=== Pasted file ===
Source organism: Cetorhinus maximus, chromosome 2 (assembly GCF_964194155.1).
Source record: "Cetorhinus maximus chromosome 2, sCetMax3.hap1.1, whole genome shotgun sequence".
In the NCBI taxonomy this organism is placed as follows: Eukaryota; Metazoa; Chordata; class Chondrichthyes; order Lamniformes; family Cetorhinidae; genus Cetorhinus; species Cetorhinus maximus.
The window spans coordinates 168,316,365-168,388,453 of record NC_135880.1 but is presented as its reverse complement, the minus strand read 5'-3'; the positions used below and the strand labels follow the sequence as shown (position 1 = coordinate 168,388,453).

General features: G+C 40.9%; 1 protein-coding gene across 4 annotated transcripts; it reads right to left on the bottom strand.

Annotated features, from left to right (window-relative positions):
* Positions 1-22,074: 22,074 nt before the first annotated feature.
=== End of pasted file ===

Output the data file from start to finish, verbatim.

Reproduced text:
Source organism: Cetorhinus maximus, chromosome 2 (assembly GCF_964194155.1).
Source record: "Cetorhinus maximus chromosome 2, sCetMax3.hap1.1, whole genome shotgun sequence".
In the NCBI taxonomy this organism is placed as follows: Eukaryota; Metazoa; Chordata; class Chondrichthyes; order Lamniformes; family Cetorhinidae; genus Cetorhinus; species Cetorhinus maximus.
The window spans coordinates 168,316,365-168,388,453 of record NC_135880.1 but is presented as its reverse complement, the minus strand read 5'-3'; the positions used below and the strand labels follow the sequence as shown (position 1 = coordinate 168,388,453).

General features: G+C 40.9%; 1 protein-coding gene across 4 annotated transcripts; it reads right to left on the bottom strand.

Annotated features, from left to right (window-relative positions):
* Positions 1-22,074: 22,074 nt before the first annotated feature.